Howard Fields still gets emotional remembering the day he lined up for commencement inside the Mark Twain Athletic Center at the University of Missouri–St. Louis in December 2007.
Having completed his associate degree at St. Louis Community College before transferring to UMSL for his bachelor’s degree in physical education, Fields – who grew up in the nearby Cool Valley Apartments – was excited to soon become the first college graduate in his family. But when he gave his name, he was told he was not on the list, and was instructed to get in a different line.
Frightened, he called his mother, who was on her way to the ceremony with the rest of his family, to tell her to wait. He assumed he must not have passed one of his finals and would not be graduating that day. But when he moved over to the other line and gave his name again, he not only found it on the list – he discovered that he had graduated with honors.
“I’ll never forget that,” he said. “I was just conditioned to think something was wrong. For a split second, I just didn’t have that level of confidence. And UMSL helped instill that confidence. Once I realized that I graduated with honors, I was like, ‘Hold on for a sec, what if I go 1,000% in with confidence?’”
Bolstered by his success in the College of Education, Fields – who also met his wife, Nancy, at UMSL – decided to pursue his master’s in education administration, hoping to land a position as an athletic director. He earned his master’s in 2009 and would go on to receive his EdS degree in 2012 and, later, his PhD in 2017.
During his time at UMSL, faculty including Associate Professor Natalie Bolton and the late Associate Professor Matthew Davis reshaped Fields’ understanding of education, encouraging him to get involved in discourse and showing him how to use statistics to make data-driven decisions in the classroom. Lynn Beckwith Jr., the former E. Desmond Lee Endowed Professor of Urban Education at UMSL, served on Fields’ dissertation committee and also proved to be a pivotal mentor.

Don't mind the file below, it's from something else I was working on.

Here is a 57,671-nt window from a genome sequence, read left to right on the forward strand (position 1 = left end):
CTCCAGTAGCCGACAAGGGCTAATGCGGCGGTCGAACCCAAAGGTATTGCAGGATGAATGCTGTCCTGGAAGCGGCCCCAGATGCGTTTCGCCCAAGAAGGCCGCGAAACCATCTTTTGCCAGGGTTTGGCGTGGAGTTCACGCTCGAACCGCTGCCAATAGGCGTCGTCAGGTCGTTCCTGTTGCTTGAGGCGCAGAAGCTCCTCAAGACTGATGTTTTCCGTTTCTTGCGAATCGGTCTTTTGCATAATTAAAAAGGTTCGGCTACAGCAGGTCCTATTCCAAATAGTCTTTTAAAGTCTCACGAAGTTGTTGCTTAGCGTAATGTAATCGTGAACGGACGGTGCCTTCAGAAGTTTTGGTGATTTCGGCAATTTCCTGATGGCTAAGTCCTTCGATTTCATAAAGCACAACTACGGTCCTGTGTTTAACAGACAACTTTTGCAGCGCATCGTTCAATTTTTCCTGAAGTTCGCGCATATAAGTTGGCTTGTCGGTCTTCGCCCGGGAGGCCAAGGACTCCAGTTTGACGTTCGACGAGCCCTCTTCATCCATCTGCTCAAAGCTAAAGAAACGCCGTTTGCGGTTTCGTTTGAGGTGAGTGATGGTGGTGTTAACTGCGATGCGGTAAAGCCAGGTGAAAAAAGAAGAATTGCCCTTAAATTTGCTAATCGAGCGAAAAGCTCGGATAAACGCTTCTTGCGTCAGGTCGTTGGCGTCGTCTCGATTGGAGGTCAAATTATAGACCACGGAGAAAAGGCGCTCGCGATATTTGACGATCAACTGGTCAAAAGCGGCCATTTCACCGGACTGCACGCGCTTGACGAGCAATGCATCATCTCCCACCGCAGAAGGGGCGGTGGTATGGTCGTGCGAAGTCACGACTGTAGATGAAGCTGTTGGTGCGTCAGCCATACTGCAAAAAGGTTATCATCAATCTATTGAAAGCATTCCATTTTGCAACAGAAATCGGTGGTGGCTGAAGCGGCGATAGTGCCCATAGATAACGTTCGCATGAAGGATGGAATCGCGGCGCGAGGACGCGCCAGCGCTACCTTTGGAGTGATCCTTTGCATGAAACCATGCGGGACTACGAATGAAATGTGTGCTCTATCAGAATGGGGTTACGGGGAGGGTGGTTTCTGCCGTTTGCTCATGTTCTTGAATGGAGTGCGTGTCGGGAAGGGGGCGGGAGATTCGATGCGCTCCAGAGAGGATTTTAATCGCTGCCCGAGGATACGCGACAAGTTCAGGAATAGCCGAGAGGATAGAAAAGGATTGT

“His very high expectations and regard for students and supporting students – especially Black students – ended up having a fantastic impact on me and the work that I’ve done,” Fields said.
Fields had been working as a physical education teacher in the Riverview Gardens School District for four years when a couple of the administrators encouraged him to apply for a leadership position. He was initially hesitant – his sights were set firmly in athletics, and he didn’t want a job that would involve speaking or writing – but he was convinced to interview for the position and would up getting the job. After working as an assistant principal in the district, he started as principal of Koch Elementary in the 2014-15 school year, overseeing the school during the unrest in nearby Ferguson.
“Some of those battles and challenges I had from a leadership standpoint, I was equipped as one could have been given the circumstances because of all of the learning and all of the support that I was receiving at UMSL,” he said.
He spent nine years in the Riverview Gardens School District before serving as head principal in the Webster Groves School District for three years, overseeing both the Steger Sixth Grade Center and Dr. Henry Givens Jr. Elementary School. Currently, he serves as assistant superintendent of human resources in the Kirkwood School District, and is now in his fourth year in the position.